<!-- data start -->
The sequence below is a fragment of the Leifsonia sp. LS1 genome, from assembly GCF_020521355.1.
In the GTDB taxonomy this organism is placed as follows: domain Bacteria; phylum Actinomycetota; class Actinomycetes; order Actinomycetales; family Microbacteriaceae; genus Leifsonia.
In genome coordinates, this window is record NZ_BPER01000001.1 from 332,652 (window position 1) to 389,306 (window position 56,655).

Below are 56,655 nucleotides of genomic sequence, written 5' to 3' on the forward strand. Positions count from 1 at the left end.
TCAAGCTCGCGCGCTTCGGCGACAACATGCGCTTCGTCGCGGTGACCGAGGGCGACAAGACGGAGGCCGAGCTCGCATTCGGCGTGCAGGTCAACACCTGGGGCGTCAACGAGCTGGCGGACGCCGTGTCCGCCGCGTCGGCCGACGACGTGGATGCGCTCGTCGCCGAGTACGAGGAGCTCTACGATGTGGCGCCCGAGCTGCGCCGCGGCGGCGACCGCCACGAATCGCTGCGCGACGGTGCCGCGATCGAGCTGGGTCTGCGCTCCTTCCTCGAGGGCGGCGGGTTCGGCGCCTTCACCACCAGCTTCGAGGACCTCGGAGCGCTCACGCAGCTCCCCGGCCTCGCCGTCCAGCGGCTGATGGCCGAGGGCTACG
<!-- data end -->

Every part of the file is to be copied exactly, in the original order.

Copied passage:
The sequence below is a fragment of the Leifsonia sp. LS1 genome, from assembly GCF_020521355.1.
In the GTDB taxonomy this organism is placed as follows: domain Bacteria; phylum Actinomycetota; class Actinomycetes; order Actinomycetales; family Microbacteriaceae; genus Leifsonia.
In genome coordinates, this window is record NZ_BPER01000001.1 from 332,652 (window position 1) to 389,306 (window position 56,655).

Below are 56,655 nucleotides of genomic sequence, written 5' to 3' on the forward strand. Positions count from 1 at the left end.
TCAAGCTCGCGCGCTTCGGCGACAACATGCGCTTCGTCGCGGTGACCGAGGGCGACAAGACGGAGGCCGAGCTCGCATTCGGCGTGCAGGTCAACACCTGGGGCGTCAACGAGCTGGCGGACGCCGTGTCCGCCGCGTCGGCCGACGACGTGGATGCGCTCGTCGCCGAGTACGAGGAGCTCTACGATGTGGCGCCCGAGCTGCGCCGCGGCGGCGACCGCCACGAATCGCTGCGCGACGGTGCCGCGATCGAGCTGGGTCTGCGCTCCTTCCTCGAGGGCGGCGGGTTCGGCGCCTTCACCACCAGCTTCGAGGACCTCGGAGCGCTCACGCAGCTCCCCGGCCTCGCCGTCCAGCGGCTGATGGCCGAGGGCTACG